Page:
story and photos by John Adamski
In my last blog post, “Heating with Wood,” I wrote that I’ve been cutting and splitting firewood for more than 45 years. For 40 of those years, I split all of my wood by hand, using a 6-pound splitting maul. And after breaking several wooden maul handles, I opted for a fiberglass handle that was locked into place with a wavy steel wedge and secured with a generous gob of 2-part liquid epoxy. Once the epoxy hardened, the maul became indestructible.
But after a neighbor let me try his gasoline-powered hydraulic wood splitter for a few weeks four years ago, I decided to buy my own. It has eased the wood-splitting burden significantly and has reduced the strain on my arm and back muscles. I also wrote that a bit of timber management left me with a variety of hardwood treetops that include black cherry, black walnut, hard maple, hickory, red oak, and white ash. I also have a few white pine tops that I split into smaller pieces for kindling and campfires.
If you use firewood as your primary heating source, you’ll want to burn a high-quality hardwood that produces a lot of heat. If you just want a fire for atmosphere, a lesser-quality wood is fine. The following tree species, listed in their order of preference, are considered to be the best high-quality firewood: red and white oak, hickory, beech, black locust, hard maple, white ash, and mature birch. The worst firewood comes from coniferous or softwood trees in general and hemlock trees in particular. These woods produce inferior heat, spark a lot, and contribute to the buildup of creosote in your chimney, which can create a fire hazard. Deciduous trees like aspen, basswood, and willow are also poor quality firewood.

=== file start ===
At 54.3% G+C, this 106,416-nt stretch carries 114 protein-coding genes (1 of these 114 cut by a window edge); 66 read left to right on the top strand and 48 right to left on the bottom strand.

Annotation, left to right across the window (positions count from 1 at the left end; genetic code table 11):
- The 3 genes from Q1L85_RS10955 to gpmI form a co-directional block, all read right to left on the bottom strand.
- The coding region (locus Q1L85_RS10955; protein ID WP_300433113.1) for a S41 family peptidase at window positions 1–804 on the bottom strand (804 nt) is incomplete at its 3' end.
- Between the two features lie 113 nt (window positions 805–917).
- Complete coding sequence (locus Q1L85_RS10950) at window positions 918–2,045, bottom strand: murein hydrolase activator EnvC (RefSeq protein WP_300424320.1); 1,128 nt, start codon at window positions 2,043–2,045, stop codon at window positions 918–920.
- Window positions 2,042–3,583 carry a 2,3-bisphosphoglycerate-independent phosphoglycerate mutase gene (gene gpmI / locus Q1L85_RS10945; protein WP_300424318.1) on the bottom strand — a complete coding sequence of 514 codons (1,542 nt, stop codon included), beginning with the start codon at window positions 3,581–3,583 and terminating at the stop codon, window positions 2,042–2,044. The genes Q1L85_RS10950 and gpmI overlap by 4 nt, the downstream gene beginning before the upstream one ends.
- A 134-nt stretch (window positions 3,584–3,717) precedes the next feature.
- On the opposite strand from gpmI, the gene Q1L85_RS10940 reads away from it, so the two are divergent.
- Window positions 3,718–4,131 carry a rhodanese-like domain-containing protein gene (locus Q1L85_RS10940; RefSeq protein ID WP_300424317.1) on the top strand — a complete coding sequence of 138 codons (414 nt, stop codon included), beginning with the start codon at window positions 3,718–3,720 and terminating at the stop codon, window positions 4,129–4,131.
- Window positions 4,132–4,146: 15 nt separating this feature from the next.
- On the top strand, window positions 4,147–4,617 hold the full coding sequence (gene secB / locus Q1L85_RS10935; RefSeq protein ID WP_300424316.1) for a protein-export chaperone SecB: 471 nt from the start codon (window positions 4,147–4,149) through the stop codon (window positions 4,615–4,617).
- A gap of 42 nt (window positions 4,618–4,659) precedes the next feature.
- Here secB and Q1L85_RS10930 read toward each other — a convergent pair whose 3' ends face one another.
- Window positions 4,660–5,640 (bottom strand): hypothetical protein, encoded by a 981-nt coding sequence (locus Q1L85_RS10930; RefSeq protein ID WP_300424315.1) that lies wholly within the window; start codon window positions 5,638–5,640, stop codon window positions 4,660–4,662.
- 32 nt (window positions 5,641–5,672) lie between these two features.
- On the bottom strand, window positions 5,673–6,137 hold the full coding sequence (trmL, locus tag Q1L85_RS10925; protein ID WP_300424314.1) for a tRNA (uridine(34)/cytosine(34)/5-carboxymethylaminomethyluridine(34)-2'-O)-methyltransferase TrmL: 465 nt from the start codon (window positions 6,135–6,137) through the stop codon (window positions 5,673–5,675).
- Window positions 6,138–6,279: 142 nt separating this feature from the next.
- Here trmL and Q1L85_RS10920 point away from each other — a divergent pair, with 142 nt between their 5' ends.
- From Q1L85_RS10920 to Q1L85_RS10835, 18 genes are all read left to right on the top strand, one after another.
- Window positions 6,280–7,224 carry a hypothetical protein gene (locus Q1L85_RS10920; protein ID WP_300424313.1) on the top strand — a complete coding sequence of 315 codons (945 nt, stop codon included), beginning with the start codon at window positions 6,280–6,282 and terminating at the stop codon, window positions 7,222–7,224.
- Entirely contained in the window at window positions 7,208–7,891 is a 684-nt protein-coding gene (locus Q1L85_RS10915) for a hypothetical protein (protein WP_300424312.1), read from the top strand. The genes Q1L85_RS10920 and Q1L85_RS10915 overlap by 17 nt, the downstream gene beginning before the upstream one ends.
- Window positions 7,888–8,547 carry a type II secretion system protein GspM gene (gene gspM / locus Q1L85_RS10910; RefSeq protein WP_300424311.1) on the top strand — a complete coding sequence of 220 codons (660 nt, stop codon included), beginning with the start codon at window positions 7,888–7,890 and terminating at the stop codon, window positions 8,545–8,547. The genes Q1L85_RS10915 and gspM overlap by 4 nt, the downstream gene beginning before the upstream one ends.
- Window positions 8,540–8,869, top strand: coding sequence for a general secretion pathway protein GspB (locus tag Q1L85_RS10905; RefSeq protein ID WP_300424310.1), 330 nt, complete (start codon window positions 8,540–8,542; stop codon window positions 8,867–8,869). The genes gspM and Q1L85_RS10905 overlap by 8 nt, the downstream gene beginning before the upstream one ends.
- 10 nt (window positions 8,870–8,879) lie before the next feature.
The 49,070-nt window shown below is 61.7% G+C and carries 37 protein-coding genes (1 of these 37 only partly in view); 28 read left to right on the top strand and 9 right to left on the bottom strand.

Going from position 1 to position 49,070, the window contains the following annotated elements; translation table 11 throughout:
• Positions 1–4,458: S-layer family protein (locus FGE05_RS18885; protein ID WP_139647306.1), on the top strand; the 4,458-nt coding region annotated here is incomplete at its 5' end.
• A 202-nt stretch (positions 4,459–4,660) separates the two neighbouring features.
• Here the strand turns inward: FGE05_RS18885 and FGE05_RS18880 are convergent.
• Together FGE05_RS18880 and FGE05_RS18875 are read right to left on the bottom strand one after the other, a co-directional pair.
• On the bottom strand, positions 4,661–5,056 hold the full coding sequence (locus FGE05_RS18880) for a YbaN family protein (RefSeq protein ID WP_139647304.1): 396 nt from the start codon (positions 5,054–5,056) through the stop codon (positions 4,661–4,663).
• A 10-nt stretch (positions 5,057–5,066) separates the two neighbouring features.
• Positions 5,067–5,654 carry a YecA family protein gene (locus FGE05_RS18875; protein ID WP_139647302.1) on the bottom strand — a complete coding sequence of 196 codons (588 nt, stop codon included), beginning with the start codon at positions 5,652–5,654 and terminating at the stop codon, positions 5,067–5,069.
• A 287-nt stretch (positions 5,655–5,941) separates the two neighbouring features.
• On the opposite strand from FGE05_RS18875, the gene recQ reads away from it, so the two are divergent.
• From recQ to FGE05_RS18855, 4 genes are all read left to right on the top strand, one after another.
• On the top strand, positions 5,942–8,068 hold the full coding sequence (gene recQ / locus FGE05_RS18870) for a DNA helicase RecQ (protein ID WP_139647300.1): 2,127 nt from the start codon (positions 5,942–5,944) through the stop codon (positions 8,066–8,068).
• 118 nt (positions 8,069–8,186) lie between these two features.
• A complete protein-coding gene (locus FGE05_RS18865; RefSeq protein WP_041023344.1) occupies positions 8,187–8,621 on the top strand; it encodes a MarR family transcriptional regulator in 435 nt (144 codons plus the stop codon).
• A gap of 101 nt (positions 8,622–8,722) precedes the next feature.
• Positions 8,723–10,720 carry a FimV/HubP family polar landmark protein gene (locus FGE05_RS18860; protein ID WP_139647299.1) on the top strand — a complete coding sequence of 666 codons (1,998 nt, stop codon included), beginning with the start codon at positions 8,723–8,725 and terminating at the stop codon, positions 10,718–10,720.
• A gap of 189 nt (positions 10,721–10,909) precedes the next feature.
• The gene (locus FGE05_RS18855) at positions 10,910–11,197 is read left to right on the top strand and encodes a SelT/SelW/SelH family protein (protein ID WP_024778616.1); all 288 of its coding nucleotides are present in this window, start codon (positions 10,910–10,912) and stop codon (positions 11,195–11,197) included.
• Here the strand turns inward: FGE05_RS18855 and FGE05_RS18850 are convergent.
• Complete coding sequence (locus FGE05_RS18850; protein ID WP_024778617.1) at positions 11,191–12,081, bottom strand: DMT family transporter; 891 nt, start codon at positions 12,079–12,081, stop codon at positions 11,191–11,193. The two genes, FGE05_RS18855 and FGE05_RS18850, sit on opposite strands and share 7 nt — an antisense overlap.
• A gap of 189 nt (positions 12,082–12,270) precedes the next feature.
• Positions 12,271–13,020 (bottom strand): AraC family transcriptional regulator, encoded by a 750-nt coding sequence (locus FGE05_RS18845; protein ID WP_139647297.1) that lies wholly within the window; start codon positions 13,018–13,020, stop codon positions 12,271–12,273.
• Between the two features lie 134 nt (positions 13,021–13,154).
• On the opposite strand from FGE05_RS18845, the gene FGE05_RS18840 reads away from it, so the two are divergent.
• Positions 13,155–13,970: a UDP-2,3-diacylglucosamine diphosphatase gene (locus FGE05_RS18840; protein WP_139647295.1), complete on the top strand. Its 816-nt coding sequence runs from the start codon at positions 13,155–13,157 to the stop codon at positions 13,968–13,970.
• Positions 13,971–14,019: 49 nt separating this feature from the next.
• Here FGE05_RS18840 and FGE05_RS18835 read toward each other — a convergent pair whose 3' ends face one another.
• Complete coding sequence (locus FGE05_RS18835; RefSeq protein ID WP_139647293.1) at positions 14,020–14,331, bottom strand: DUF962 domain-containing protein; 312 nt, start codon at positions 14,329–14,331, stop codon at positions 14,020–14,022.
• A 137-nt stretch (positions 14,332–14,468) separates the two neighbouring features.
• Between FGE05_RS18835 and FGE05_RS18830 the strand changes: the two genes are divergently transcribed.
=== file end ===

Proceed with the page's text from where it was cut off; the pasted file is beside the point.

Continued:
Just keeping a 10-acre woodlot cleaned up can provide a household with enough firewood to last a full winter season on an annual basis. You can buck and split deadfall at any time of the year but if you’re knocking down live trees, cutting and splitting is best done during the winter months when tree sap is at a minimum. Winter-cut trees season faster for that reason. Invasive forest pest species like the Emerald Ash Borer are killing some trees at an alarming rate and are adding to the woodlot cleanup.
I cut my logs into 20-inch lengths and split them according to size. I’ll split a 6-inch log in half and a 12-inch log into quarters. My splitter has a removable horizontal wedge that enables me to split 12 to 16-inch logs into four pieces in a single pass, which makes the work go faster. To split larger logs — those that are too heavy to lift — my splitter tips up on end and drives the ram downward into a standing block of wood.
I like to cut and split my firewood a year before I need it, to ensure that it is dry enough to burn without causing creosote. As I mentioned in my previous blog, after splitting the logs, I stack the pieces in the woods, uncovered, to begin drying. Toward the end of summer, I move them into my woodshed where they can continue to dry. If you buy firewood, look for checks and cracks in the end grain that will indicate proper seasoning. If the bark falls off by itself, that’s a better sign yet. The pieces shouldn’t be excessively heavy and the loose bark makes great kindling.
Contrary to popular opinion, it doesn’t hurt to stack firewood outside uncovered. It will actually dry faster that way. I always stack mine with the bark side up. That way, surface water runs off and evaporates quickly. The goal is to dry the moisture content from within the wood itself. If snow is in the forecast, however, it’s a good idea to cover the top of the woodpile only, leaving the sides open so that air can move through.